Jessica is acknowledging her white privilege IN GENERAL, but she hasn’t specifically connected her white privilege to what she did to Sasha which, by the way, isn’t even a true representation of it since it’s used as a descriptor, with a comma in between “white” and “privileged”. Is this nit-picking? I guess some would see it that way. But considering that she jeopardised the livelihood of a Black woman by threatening to use her influence and her status, aka her white privilege, just because her feelings were hurt, and at a time of civil unrest, I suggest that if you’re fixating on the “nit-picking”, you’re missing the bigger picture – and you may want to examine why.
The shortcomings of Jessica’s apologies, and her other attempts to address this situation, however, lead us to the next part of the conversation – which is how Jessica Mulroney moves through the world.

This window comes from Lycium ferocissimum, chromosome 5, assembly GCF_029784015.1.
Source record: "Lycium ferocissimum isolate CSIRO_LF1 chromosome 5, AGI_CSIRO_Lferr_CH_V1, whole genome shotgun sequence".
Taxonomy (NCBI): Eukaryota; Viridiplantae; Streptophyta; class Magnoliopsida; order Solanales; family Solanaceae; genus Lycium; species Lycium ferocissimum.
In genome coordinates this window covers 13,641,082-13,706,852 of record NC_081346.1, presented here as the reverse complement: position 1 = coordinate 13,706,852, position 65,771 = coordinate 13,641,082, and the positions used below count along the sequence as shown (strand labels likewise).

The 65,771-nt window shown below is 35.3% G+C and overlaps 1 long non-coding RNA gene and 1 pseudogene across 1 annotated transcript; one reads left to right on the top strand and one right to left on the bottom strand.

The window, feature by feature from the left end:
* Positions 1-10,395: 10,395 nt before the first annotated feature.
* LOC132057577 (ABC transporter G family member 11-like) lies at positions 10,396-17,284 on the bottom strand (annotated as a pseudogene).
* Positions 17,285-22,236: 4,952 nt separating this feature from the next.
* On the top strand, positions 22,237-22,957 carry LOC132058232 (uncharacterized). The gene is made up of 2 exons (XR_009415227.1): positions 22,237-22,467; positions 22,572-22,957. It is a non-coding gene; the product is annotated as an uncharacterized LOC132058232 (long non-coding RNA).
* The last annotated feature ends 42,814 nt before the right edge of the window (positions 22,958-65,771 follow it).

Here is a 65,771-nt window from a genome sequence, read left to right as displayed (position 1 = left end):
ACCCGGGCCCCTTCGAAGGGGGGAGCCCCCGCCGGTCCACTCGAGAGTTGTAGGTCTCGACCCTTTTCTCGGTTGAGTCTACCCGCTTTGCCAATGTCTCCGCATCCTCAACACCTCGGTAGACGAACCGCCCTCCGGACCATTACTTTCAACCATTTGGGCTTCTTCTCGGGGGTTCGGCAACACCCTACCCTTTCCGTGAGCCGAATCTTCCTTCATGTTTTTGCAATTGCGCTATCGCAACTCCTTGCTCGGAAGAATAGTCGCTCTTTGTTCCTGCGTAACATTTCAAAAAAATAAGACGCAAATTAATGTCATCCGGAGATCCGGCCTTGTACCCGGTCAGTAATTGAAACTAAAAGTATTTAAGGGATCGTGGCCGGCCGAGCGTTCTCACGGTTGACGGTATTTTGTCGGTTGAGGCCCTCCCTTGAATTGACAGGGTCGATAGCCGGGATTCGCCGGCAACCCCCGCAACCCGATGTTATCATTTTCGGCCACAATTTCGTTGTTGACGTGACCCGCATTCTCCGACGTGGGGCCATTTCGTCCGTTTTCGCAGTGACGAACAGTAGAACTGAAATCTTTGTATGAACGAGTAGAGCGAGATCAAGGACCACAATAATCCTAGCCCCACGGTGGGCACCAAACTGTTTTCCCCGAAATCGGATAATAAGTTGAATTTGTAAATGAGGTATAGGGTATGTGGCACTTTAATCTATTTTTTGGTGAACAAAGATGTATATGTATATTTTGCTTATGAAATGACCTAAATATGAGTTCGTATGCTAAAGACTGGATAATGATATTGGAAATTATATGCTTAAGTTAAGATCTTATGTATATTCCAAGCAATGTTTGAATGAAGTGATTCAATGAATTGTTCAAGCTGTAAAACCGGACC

I have worked with Jessica’s husband, Ben Mulroney, since 2005, when I first joined Etalk as a reporter. Ben is the co-anchor of the show. I am currently the acting co-anchor, filling in for anchor Danielle Graham’s maternity leave. Ben and I have collaborated on almost every major entertainment event over the last decade including multiple Oscars, JUNO Awards, CSAs, the wedding of Prince William and Kate Middleton, and this year, we were side by side at the Golden Globes, my first time covering the event. Given our professional history together, it might seem to you like Ben and I are close. And in many ways, we are close – in the way that two people can be close but only at work and only when we are working. I don’t see Ben on weekends. I don’t text him regularly. We do not overlap friend circles. I hardly go out. I have no idea where he hangs. At work though, yes, there is mutual respect and trust. I know I can go to him in a live situation and he will catch me, as he knows that I will catch him. He is to me, as Thor would say, “a friend from work”. Ben would appreciate that joke, but I think he’s probably mad at me.